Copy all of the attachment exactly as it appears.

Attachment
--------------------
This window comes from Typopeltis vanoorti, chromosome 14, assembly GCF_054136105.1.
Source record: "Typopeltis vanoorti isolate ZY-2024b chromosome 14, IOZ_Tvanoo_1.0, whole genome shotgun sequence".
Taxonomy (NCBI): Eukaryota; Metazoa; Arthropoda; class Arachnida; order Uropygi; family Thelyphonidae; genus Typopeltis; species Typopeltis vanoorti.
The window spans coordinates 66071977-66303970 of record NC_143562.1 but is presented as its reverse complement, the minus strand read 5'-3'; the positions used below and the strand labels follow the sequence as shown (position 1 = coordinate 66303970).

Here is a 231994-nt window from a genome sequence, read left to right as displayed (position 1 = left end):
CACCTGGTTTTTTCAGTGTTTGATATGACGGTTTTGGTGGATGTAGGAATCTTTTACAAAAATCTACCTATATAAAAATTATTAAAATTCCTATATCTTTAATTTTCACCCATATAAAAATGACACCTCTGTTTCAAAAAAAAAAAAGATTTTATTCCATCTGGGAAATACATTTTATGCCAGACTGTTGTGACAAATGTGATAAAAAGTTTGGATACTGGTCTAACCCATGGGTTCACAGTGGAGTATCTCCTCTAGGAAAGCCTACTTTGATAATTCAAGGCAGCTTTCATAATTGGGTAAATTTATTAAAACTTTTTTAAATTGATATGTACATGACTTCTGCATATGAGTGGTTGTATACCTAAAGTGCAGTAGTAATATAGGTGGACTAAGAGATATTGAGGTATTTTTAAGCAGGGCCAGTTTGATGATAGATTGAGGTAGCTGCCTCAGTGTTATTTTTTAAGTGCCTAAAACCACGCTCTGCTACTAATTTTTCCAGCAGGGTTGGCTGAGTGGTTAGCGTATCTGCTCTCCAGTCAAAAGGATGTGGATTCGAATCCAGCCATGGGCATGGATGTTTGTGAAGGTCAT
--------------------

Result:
This window comes from Typopeltis vanoorti, chromosome 14, assembly GCF_054136105.1.
Source record: "Typopeltis vanoorti isolate ZY-2024b chromosome 14, IOZ_Tvanoo_1.0, whole genome shotgun sequence".
Taxonomy (NCBI): Eukaryota; Metazoa; Arthropoda; class Arachnida; order Uropygi; family Thelyphonidae; genus Typopeltis; species Typopeltis vanoorti.
The window spans coordinates 66071977-66303970 of record NC_143562.1 but is presented as its reverse complement, the minus strand read 5'-3'; the positions used below and the strand labels follow the sequence as shown (position 1 = coordinate 66303970).

Here is a 231994-nt window from a genome sequence, read left to right as displayed (position 1 = left end):
CACCTGGTTTTTTCAGTGTTTGATATGACGGTTTTGGTGGATGTAGGAATCTTTTACAAAAATCTACCTATATAAAAATTATTAAAATTCCTATATCTTTAATTTTCACCCATATAAAAATGACACCTCTGTTTCAAAAAAAAAAAAGATTTTATTCCATCTGGGAAATACATTTTATGCCAGACTGTTGTGACAAATGTGATAAAAAGTTTGGATACTGGTCTAACCCATGGGTTCACAGTGGAGTATCTCCTCTAGGAAAGCCTACTTTGATAATTCAAGGCAGCTTTCATAATTGGGTAAATTTATTAAAACTTTTTTAAATTGATATGTACATGACTTCTGCATATGAGTGGTTGTATACCTAAAGTGCAGTAGTAATATAGGTGGACTAAGAGATATTGAGGTATTTTTAAGCAGGGCCAGTTTGATGATAGATTGAGGTAGCTGCCTCAGTGTTATTTTTTAAGTGCCTAAAACCACGCTCTGCTACTAATTTTTCCAGCAGGGTTGGCTGAGTGGTTAGCGTATCTGCTCTCCAGTCAAAAGGATGTGGATTCGAATCCAGCCATGGGCATGGATGTTTGTGAAGGTCAT